As 5P rehearse for their play of Pandora’s Box, they must fight the temptation to open Miss Pythia’s very real box. Once again, it falls to Arlo to be the leader and keep his classmates safe, but can he do it all alone?

Another hit from the author and illustrator of Arlo, Mrs Ogg And The Dinosaur Zoo.

This looks set to be a brilliant series, following Arlo, his classmates and a string of teachers who don’t exactly come from the age of OFSTED. I kept turning the pages to see whether the box would be opened and once again I loved Arlo’s distinctive voice.

This author-illustrator pair is a perfect match. It feels as if the drawings sprung up to match the text and they add to the humour with extra details and brilliant facial expressions.

A series to look out for, and one which will be popular with teachers introducing historical time-periods.

 

The books in this post were gifted in exchange for honest review. Opinions remain my own. Thank you to Macmillan Children’s Books UK, Oxford University Press, Stripes Publishing, Barrington Stoke and Maverick Arts Press for the gifted copies of your books.

 

 

 

 

Middle Grade Reviews

Review: The Closest Thing To Flying by Gill Lewis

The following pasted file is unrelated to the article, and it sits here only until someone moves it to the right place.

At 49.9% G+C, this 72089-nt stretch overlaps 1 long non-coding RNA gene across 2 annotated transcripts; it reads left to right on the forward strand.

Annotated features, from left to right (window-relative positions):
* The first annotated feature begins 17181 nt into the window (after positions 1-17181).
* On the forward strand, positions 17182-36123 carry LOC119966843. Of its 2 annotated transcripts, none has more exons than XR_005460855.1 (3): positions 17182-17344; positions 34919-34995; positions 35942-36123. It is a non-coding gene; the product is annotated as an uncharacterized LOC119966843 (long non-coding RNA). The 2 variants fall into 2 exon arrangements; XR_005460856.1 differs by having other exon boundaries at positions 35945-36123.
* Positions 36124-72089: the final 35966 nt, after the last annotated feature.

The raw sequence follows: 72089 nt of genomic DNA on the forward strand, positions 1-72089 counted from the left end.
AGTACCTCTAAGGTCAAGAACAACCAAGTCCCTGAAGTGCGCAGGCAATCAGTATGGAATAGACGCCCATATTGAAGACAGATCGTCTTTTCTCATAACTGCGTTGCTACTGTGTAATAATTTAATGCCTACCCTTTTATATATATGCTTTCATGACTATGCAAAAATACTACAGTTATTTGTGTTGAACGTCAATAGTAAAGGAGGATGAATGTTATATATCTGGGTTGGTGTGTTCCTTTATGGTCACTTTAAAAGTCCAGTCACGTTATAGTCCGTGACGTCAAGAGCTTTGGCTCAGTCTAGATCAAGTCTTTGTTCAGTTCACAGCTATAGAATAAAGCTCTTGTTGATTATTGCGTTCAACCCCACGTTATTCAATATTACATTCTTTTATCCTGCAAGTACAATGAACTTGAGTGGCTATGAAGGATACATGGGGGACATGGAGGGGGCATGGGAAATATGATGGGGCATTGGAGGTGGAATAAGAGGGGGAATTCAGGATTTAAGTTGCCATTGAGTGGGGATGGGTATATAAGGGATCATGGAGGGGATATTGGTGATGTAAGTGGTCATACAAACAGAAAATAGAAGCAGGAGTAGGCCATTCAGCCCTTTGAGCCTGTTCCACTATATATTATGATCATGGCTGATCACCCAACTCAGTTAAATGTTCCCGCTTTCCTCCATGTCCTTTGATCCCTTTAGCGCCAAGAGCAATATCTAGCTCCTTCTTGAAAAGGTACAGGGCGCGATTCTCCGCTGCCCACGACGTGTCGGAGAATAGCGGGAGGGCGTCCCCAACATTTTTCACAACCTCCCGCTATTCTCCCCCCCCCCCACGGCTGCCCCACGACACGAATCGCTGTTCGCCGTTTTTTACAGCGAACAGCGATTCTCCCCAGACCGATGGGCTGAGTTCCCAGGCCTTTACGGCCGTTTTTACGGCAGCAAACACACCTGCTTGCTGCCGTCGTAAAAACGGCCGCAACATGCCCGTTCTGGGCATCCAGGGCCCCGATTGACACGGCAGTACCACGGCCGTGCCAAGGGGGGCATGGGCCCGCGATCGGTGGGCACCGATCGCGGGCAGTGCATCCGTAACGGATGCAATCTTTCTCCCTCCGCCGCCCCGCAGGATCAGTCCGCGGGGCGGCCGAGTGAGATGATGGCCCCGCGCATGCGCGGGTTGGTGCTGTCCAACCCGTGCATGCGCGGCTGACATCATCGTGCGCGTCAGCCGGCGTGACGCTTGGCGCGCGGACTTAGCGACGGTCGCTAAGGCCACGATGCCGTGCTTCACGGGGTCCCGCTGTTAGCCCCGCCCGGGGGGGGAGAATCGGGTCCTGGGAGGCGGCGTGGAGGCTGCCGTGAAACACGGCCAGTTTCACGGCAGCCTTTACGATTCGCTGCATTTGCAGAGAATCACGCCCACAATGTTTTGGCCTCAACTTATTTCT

Review: The Closest Thing To Flying by Gill Lewis

img_8231

Extract:

Many years ago, another girl her age had sat looking at this bird. 

Something about it had changed her life. 

Semira wondered if she and the diary were somehow connected, as if her whole future were bound up within its pages.

Maybe this small green bird could unlock the secrets of Semira’s past. 

Maybe it could even change Semira’s whole life too. 

(From The Closest Thing To Flying by Gill Lewis. P19.)

cropped-bbd35e74-4b7a-46ca-8f8f-0e29fc08a586.png

Synopsis:

Semira and her mother have no choice but to live with abusive, angry Robel. If they tell immigration the truth Robel says they will be sent back to Eritrea. When Semira breaks the rules and buys an old hat at a junk store, she finds a diary written in the 1800s written by a girl called Hen.